Seamore Pacific is back in San Diego awaiting her next assignment, a haul-out at Shelter Island Boatyard. She needs new bottom paint, a new depth sounder, welding on the anchor chain plate, and a buff and wax. In three weeks she will take us south to Cabo San Lucas and be one of 162 sailboats entered in the Baja Ha Ha XX. Now at the three week countdown, it is all but consuming as we focus on what still needs to get done before leaving for Mexico. Stop. Not so fast. It is the journey, not just the destination, right? It is interesting and a bit mysterious that last week’s shakedown cruise to Catalina Island would become more than a pre Ha Ha event of checking out Seamore Pacific’s systems. Instead, it became a time of contemplating life, death, what happens in between, and Charley (RIP).
The last time I had lunch with Charley, he talked about his cruise to Ensenada and Catalina Island. Characteristic of his usual colorful story telling, he shared what he liked and didn’t like about Catalina and how he had won the dance contest on the cruise ship. By the end of lunch, my mascara was running and my side ached from laughing with Charley. We said goodbye, hugged, and promised to meet up in San Diego and have cocktails aboard Seamore Pacific. We had many more stories and good times to share; all left unfinished when he suddenly and unexpectedly died. Going to Catalina was bound to remind me of Charley. Arriving to find a Carnival Cruise Ship waiting in port…well that caused a ‘shout out and thumbs-up’ to my ole friend Charley.
And so it was, for the next few days as Captain Chameleon and I wondered about the island, I would be reminded of what Charley liked and didn’t like about Catalina; and filled in the rest with what I believed, knowing him, he would have liked or not. What could have been a state of sadness, was instead filled with joy, love, and gratitude. Charley traits.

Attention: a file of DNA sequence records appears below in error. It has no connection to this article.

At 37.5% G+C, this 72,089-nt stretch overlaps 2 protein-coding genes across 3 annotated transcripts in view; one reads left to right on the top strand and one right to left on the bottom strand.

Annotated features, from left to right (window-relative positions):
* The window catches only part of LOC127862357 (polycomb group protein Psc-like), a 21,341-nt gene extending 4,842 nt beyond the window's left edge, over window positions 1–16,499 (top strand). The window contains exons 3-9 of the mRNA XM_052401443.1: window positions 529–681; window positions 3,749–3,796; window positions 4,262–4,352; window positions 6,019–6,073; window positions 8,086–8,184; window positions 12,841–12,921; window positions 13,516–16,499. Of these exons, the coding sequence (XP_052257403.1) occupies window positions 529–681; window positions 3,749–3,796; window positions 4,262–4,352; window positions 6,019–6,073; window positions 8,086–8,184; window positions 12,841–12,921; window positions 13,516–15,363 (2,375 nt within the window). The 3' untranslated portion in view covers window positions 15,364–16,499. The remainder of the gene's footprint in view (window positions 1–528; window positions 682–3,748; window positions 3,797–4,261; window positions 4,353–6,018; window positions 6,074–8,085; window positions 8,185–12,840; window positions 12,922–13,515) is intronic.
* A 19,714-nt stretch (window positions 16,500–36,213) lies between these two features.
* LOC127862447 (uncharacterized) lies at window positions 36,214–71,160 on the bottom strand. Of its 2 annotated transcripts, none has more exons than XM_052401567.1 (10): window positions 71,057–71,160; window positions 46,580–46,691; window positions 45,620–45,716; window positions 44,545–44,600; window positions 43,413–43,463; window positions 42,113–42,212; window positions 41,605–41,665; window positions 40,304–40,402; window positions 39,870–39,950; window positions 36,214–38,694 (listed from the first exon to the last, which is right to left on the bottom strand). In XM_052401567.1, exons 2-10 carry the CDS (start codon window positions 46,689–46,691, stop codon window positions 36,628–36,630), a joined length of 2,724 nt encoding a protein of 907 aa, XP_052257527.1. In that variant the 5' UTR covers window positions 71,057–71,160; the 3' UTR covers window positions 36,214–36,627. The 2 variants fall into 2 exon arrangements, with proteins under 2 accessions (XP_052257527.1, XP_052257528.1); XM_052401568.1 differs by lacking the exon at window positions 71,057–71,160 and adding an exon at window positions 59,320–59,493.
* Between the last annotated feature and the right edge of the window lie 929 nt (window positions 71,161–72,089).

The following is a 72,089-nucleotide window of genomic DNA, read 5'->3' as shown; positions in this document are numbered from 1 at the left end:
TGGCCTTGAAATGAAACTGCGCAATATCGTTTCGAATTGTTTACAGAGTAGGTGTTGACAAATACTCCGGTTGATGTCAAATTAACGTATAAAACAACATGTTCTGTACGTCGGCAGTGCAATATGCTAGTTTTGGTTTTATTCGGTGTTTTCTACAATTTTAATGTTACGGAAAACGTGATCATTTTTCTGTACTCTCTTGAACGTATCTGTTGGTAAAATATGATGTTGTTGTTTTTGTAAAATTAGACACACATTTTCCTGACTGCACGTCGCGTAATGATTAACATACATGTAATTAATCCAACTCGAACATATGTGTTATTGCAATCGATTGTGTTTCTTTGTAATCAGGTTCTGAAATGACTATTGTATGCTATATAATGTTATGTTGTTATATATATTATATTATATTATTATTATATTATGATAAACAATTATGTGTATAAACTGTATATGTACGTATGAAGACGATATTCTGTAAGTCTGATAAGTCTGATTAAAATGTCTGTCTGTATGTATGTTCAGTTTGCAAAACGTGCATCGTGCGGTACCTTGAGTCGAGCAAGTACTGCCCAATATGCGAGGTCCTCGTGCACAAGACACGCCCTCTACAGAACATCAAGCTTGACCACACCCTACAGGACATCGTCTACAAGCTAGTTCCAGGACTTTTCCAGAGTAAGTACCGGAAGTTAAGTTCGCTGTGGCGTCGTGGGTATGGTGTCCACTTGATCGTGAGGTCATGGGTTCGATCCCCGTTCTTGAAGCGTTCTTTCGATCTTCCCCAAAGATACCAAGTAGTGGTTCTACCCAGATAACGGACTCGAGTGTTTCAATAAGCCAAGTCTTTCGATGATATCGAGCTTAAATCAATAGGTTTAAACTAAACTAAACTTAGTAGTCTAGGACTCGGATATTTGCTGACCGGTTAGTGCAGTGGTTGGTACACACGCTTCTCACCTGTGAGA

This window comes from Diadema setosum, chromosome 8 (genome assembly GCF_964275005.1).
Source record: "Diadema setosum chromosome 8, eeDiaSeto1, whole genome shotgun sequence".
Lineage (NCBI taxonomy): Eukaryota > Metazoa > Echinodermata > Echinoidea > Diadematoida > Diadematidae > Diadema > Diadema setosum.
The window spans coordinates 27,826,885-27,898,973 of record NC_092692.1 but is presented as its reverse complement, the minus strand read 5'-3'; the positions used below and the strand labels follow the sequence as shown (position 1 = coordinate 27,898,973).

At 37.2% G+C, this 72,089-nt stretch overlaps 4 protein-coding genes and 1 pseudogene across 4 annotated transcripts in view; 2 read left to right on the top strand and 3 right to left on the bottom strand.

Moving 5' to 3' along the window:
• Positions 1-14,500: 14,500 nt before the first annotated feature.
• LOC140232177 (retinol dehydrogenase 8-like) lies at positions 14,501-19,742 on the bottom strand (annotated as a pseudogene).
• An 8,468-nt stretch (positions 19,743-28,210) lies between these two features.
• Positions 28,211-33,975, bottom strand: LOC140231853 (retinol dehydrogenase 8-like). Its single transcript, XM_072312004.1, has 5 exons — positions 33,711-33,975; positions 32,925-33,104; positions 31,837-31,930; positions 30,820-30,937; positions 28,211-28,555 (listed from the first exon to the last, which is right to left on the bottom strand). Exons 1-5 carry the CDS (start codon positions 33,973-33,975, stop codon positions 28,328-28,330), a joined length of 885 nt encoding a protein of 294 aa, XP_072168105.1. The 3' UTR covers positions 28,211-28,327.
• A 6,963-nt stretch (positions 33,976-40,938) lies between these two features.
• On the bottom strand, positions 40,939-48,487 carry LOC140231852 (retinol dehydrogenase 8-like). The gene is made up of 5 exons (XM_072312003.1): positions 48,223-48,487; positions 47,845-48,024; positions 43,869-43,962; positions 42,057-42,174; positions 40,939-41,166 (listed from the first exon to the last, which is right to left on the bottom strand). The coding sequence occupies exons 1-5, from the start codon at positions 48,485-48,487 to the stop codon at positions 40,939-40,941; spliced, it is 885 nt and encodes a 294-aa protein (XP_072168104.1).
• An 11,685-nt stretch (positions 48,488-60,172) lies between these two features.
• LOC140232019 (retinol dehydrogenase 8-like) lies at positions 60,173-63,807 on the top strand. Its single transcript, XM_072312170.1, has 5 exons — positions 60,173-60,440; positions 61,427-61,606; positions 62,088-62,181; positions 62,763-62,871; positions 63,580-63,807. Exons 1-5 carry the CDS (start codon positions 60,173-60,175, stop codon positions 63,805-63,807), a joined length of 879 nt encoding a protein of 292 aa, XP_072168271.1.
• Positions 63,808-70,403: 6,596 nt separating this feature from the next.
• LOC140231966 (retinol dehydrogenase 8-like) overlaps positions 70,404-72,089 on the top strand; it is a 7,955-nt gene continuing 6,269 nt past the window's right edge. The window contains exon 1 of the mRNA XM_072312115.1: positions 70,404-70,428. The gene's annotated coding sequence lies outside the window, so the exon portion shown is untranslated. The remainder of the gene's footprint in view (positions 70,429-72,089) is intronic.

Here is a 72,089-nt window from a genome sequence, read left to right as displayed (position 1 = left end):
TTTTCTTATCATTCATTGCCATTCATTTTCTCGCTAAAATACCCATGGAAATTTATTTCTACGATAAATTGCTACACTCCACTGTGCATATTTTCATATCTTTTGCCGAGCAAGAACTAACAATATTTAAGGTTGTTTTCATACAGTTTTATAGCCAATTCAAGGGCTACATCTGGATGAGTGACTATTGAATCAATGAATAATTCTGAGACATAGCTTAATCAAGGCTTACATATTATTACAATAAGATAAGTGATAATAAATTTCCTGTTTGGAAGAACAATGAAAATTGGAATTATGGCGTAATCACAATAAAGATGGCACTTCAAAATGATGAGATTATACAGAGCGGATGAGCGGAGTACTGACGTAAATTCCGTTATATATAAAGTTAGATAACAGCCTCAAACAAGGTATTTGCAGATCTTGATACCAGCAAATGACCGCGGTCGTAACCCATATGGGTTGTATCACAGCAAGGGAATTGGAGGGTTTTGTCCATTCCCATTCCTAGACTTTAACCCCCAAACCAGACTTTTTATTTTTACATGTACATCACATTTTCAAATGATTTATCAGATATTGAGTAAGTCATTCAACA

Accompanied by Charley’s memory, the Catalina trip was apparently earmarked for contemplating death as one reminder after another took to the stage. With each stark reminder an instant pang, then fleeting sadness would give way to wondering what traits and legacies did the dead leave to comfort their family and friends. For one dead individual, the sun faded memorial perched high on a hill, overlooking the azure waters, was testimony of an untimely death of a “fun guy” who loved, and was loved in return. The second reminder of death came via a Coast Guard alert over the VHF, the morning we departed Catalina. It was an alert to all mariners for a missing male diver off Santa Barbara Island. Several hours later, the radio traffic indicated his body had been located, recovered, and displaying valor, was being accompanied back to shore by fellow divers. Midday an alert of a navigational hazard was broadcast when a dead whale was found floating just off shore. By sunset the Coast Guard called out the “all clear” for diver missing; another person had joined ranks with the dead and released their legacy.
As if my heartfelt journey to Catalina was a play, then 9 miles off Point Loma was it’s curtain call. A fitting finale to a week of pondering life, death, joy, love, and gratitude as dolphin hung close to the bow and whales spouted, a dozen or so miles off starboard.
Love Is The Groove by Cher